Professor of Health Studies, University of Westminster explains how burnout can make it difficult for healthcare staff to empathise with patients.
Empathy is being able to put yourself in someone else’s shoes, or being able to sense the emotions of the other person, and convey that understanding to them. While undoubtedly important for many aspects of life, being empathetic is especially useful for those working in healthcare.
Empathy helps ensure people receive the best quality healthcare, helps patients from all backgrounds and cultures receive care that works best for them, and helps patients feel safe about their healthcare procedures. But all too often, those working in healthcare can become burnt out – which may have a serious impact on their ability to relate to, and be empathetic, with patients.
Empathy can often be overlooked for its importance in patient care. However, being able to be empathetic can be difficult to achieve, especially since it may require staff to open themselves up to trauma and pain. Staff may not have time to nurture relationships with patients, and empathy also requires healthcare workers to be flexible in order to adapt to each patient and their unique needs, especially if a patient’s beliefs conflict with their own.
Burnout and empathy
These sorts of problems in care can also contribute to burnout, which is common in healthcare workers. Symptoms of burnout can include exhaustion, detachment, cynicism and a reduced sense of achievement, all of which makes quality patient care more difficult.
Burnout happens for a range of reasons, including high-pressure workplaces, lack of support, poor work-life balance or feeling a lack of control over, overwhelmed by, or in conflict with the work itself. Not surprisingly, research shows that as either empathy or burnout increases, the other one decreases – that is, they are negatively associated to each other.
But there’s a culture in the medical field that stigmatises mental health problems like burnout in doctors. And many GPs, for example, report not having the time to meaningfully relate to patients and colleagues. Yet being able to empathise with patients and colleagues is the very kind of nourishment they need.
Unlike some other professions, medicine also traditionally encourages practitioners to manage alone. In the NHS, where one in 12 posts remain vacant, and administration and patient loads can be “relentless’, this can be a recipe for disaster.
In a study my colleagues and I conducted exploring GPs’ experiences of workplace stress and their coping strategies, one GP told us, that they went into a stupor after coming home from work. This due to the large number of people they saw and the emotions they experienced without having time to process them. Another highlighted the constant fear GPs have of making mistakes.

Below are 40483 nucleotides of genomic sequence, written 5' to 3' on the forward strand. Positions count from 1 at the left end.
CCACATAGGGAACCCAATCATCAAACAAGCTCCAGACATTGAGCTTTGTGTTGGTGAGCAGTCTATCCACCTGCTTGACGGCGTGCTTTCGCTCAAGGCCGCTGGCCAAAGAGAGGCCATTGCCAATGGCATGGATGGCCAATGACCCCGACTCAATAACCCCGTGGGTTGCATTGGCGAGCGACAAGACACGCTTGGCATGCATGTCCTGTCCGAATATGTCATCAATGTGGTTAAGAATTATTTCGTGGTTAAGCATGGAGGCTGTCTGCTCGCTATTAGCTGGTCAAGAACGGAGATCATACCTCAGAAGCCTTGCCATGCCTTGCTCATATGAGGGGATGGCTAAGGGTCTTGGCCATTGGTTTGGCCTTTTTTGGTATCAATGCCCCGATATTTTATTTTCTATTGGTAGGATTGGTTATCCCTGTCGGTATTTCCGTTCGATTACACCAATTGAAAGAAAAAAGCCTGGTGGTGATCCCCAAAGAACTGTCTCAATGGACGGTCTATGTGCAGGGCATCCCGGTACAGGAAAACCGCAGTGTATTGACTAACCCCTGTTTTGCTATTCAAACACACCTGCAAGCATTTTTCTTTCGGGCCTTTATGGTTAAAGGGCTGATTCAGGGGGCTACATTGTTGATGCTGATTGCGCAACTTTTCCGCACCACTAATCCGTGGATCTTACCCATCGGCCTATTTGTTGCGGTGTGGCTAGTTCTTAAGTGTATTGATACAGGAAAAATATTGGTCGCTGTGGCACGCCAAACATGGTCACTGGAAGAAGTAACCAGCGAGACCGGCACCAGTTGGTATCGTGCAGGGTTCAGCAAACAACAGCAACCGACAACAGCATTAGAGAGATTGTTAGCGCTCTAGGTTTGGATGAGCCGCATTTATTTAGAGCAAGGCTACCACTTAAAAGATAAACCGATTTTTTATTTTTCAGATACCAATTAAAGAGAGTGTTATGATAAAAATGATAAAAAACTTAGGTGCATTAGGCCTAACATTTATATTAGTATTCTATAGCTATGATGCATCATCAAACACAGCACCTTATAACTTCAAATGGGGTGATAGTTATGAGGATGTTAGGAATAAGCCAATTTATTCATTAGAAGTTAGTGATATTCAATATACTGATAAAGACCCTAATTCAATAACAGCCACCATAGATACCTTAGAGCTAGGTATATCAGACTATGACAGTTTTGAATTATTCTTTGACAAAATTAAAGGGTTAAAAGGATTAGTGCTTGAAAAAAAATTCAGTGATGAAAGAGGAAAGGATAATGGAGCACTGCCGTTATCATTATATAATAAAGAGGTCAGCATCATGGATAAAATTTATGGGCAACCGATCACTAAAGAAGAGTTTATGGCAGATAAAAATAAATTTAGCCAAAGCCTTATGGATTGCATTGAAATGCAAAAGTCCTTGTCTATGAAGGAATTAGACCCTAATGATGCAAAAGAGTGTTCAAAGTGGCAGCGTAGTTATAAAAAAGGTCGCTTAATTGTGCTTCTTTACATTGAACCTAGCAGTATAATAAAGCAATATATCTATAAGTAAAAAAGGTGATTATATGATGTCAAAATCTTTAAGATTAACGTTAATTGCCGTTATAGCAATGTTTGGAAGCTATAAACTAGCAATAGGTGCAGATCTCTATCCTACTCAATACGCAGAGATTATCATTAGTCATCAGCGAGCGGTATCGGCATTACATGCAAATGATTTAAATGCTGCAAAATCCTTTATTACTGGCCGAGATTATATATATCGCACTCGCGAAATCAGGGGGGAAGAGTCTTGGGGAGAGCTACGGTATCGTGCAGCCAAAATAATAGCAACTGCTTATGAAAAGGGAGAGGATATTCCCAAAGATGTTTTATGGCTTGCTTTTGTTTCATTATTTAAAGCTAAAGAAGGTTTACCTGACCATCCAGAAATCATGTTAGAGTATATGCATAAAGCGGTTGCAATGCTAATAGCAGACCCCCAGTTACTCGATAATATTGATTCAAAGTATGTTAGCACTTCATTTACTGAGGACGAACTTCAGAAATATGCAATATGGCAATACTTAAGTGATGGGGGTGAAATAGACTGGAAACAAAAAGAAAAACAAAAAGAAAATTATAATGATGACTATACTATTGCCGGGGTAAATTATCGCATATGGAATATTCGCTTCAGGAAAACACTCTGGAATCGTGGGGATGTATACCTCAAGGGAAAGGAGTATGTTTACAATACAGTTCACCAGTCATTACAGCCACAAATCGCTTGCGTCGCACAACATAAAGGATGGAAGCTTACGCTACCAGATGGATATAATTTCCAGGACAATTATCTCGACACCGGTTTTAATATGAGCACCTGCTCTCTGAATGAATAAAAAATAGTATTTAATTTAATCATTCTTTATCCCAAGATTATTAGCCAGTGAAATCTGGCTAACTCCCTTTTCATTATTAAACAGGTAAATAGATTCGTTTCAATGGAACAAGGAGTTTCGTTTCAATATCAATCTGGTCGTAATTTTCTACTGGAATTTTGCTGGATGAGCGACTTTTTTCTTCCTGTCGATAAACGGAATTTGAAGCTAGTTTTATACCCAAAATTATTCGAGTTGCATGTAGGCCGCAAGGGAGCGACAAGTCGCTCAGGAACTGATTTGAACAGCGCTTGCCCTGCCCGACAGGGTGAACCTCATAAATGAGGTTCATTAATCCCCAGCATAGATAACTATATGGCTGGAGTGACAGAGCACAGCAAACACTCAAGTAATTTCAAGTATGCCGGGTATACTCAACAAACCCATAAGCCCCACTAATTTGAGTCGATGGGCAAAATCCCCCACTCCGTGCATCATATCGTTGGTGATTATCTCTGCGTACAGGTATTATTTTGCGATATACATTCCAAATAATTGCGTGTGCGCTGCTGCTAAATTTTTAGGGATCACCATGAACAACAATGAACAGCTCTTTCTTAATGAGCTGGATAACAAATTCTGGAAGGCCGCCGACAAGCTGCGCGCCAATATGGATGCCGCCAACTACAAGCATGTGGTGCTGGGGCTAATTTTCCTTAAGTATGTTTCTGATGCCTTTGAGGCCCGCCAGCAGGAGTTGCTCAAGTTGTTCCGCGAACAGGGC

Our research also shows how burnout creeps up on doctors, leaving them feeling broken and trapped. Not surprisingly, alcohol and drug dependencies are the most common medical problems for doctors after depression. Interestingly, however, we found that recovery from burnout could mean greater empathy for patients with mental health problems, as GPs might better understand the patient’s experiences.
Manageable case-loads, debriefing, peer and organisational support may all help people avoid (or recover from) burnout and low empathy. Some advice for those working in healthcare might be to set boundaries in your relationships with patients. For example, counsellors of abused children might have to remind themselves they are not the child’s parent. Healthcare professionals might also engage in self-care (such as taking time off, exercising, or meditating), and make time to regularly debrief with a colleague about difficult experiences.
But self-care can only go so far. Interestingly, the concept of “moral injury” is beginning to compete with “burnout” as a way of understanding the plight of healthcare workers. This is the idea that people can be exposed to trauma at work that violates their moral sense of right and wrong, resulting in a conflict with deeply held values and feelings like shame and betrayal.
Originally used to understand the experiences of war veterans, the term “moral injury” highlights the role of authorities in the way workers may violate their own morals, resulting in work dysfunction. An example of moral injury might be when doctors are so overworked their heads are “too full” to think straight, or when forced to choose which patient to admit into hospital first for treatment.
Cultivating empathy can be difficult for those working in the healthcare sector, especially when the stressful environment can make burnout common. But there is some research that higher empathy levels might protect against burnout.
While this link needs to be studied more, the researchers involved speculate that doctors able to better understand the perspective of their patients might feel more connected – and useful – to their patients. This could alleviate some of the stresses of the work.
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